NMBI President Meets the Namesake She Cared for 29 Years Ago
Pictured (left to right): Katie Essene Deevy and NMBI President, Essene Cassidy
Pictured (left to right): Katie Essene Deevy and NMBI President, Essene Cassidy


Nursing and Midwifery Board of Ireland (NMBI) President, Essene Cassidy has come face to face with the infant she cared for as a student nurse – and who was named after her – 29 years later.

Essene was attending a general practice nurse conference in Waterford when fellow nurse Katie Essene Deevy introduced herself.

Needless to say, the two nurses were thrilled to meet face-to-face after almost three decades.

Katie explained: “My mam was in labour and I was her first pregnancy in March 1993. She remembers Essene taking over care from another nurse. She remembers that Essene was so kind, patient and understanding and how it made her feel so at ease.

“Mam was also pretty sure Essene was due to finish up her shift, but hung on overtime just to look after mam and I. It was all because of those reasons that she decided that she would name her baby after Essene due to all her kindness and excellent nursing.”

Whatever happened back then, Essene’s bond paid off as Katie went on to become a nurse herself.

Katie, now a General Practice nurse in Blackrock, Co Dublin, said: “Throughout my nursing career, people have asked me what other nurses or healthcare workers were in my family. People were surprised when I revealed that there were none, and that I was the first.

“Regardless of that, it always stuck with me that I was named after a nurse who made such a difference to my mam, and I felt like I could always carry that with me, and treat my patients like Essene treated my mam and I.”

Katie got in touch with the NMBI President a couple of years ago via social media, having worked out from the name that she was the actual nurse who had cared for her mother.

“It was so lovely when Katie got in touch and she had asked me for advice in relation to her career and of course I was only too happy to assist where I could,” said Essene.

“My forename isn’t that common so I was amazed to discover that Katie had been given the second name of Essene. It is such an honour.

“It was brilliant to meet Katie in person in Waterford after all these years.”

Katie thinks something of that encounter as a baby with Essene rubbed off.

“Nursing actually wasn't my first choice,” she said.

“I originally studied history and music. However, I volunteered for many years at a first aid organisation that allowed me to do a number of courses. I loved the idea of emergency care as a full-time job.

“I debated whether I should finish my degree and apply for graduate entry medicine afterwards, or leave early and start a career in nursing. I decided I wanted to become a healthcare provider as soon as I could, so I left my course and started in UCD as a general nursing student.”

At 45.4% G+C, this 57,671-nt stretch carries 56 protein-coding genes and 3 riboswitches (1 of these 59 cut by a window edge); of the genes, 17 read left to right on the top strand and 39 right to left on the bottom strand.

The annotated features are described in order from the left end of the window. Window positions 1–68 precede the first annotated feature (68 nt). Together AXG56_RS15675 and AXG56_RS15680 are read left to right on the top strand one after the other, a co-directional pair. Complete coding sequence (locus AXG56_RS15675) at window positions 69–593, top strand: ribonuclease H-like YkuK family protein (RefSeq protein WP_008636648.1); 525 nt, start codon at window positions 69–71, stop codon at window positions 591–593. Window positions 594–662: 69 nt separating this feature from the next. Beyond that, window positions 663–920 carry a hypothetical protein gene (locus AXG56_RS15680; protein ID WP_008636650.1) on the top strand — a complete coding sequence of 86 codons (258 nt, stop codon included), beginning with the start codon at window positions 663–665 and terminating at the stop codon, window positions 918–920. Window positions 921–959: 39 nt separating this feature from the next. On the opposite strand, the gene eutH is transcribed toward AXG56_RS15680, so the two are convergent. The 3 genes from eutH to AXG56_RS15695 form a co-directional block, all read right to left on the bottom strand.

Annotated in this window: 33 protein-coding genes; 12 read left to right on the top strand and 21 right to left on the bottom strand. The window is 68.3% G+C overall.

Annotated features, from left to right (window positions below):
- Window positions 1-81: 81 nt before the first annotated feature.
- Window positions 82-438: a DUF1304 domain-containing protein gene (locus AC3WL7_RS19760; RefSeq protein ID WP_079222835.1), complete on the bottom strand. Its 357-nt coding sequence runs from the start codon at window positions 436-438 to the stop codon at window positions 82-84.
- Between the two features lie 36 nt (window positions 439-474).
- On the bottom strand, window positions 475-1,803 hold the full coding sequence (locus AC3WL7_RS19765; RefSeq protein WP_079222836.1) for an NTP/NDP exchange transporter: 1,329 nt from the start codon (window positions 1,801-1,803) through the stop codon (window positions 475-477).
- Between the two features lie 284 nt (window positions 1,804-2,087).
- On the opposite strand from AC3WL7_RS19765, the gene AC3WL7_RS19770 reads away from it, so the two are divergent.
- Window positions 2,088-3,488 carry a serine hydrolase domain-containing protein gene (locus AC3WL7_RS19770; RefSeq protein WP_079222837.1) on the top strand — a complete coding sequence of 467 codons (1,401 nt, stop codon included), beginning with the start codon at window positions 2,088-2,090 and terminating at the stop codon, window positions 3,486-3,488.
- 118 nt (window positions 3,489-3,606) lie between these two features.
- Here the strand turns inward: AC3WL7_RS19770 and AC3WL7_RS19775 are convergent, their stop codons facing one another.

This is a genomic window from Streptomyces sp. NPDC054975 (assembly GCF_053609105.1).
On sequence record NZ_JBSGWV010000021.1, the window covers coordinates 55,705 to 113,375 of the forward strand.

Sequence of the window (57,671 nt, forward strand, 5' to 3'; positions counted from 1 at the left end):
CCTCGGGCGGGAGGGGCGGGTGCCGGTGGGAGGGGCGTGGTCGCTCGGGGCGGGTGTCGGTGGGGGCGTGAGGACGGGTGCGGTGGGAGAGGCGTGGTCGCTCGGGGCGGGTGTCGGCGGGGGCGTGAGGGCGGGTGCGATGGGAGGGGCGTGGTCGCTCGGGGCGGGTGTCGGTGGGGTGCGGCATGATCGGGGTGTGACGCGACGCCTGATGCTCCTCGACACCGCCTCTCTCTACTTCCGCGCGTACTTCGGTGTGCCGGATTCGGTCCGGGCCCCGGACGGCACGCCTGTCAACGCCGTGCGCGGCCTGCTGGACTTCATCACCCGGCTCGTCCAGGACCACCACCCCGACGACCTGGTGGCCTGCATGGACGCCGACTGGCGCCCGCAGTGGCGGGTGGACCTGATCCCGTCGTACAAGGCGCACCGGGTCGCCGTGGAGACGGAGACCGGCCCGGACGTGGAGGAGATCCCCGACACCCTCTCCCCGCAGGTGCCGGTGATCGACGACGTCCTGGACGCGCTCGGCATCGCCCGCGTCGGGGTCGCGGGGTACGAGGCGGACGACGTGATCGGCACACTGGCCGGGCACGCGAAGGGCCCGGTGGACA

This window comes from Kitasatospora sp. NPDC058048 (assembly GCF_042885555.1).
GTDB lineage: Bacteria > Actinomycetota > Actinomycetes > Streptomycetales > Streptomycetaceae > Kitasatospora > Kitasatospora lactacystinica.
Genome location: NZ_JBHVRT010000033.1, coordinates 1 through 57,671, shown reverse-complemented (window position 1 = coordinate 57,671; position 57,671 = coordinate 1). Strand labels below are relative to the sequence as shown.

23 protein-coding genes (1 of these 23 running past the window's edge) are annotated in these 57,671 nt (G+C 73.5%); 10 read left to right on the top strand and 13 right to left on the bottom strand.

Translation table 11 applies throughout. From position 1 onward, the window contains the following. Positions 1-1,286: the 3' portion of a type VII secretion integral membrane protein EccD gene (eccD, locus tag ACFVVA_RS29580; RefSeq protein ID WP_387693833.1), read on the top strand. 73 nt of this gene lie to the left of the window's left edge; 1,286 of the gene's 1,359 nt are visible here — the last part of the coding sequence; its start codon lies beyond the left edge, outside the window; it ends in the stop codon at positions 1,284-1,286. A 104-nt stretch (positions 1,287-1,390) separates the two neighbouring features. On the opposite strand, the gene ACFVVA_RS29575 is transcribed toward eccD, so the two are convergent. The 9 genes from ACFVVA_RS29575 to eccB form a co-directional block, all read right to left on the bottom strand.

Katie added: “Nursing has given me such a phenomenal career in Ireland and other countries like Malta and Sweden. I went on to become an emergency nurse in the largest ED in the country, dual qualify as a children's nurse and complete a Masters in Global Health from Karolinska Institutet. I'm currently working in primary care and I'm currently applying for funding for my PhD studies.

“I was thrilled to meet Essene in person again after almost 30 years. It was such a sweet moment.”

Essene met baby Katie Essene when she was on her midwifery specialist placement at Holles Street as part of her children’s nursing.

“I am also the first nurse in my family and my career pathways are very similar. I am a Public Health Nurse and Katie is working in Primary Care GP Practice.

“I had often wondered how things worked out for Katie and her mam. It was lovely to be able to share this story with my own children and reinforce to them how your actions, particularly when doing something you love, can have such a positive impact on someone.

“I remember telling my own mother at the time about an infant being given my name and she was so emotional about it. Now it has been lovely to revisit this memory with mam and reminisce about the early days of my nursing career.

“For me the key driver throughout my career has been to treat every patient/client in the way I would want my family members to be treated and I hope that has served me well over the years.”

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In this issue
Tickets Available for NMBI Summer Series Events this June
Nursing and Midwifery Board of Ireland (NMBI) Announces Introduction of Humanitarian Practice Permit
NMBI Team Observes RCSI Testing for Overseas Applicants
NMBI Assisting Ukrainian Nurses and Midwives who Wish to Work in Ireland
President and CEO Address Annual IGPNEA Conference in Waterford
Application Forms for NMBI Approval for Post-Registration Courses Announced
NMBI Marks International Nurses’ Day
NMBI President Launches updated Practice Standards for Midwives on International Day of the Midwife
NMBI Seeks Applicants for Vacancy on Education, Training and Standards Committee
Vacancies at NMBI
NMBI President Meets the Namesake She Cared for 29 Years Ago
Tributes to Catherine Rooney on her Retirement from NMBI
News Round
Board Profile: Anne Horgan, Board Member and Member of Preliminary Proceedings Committee
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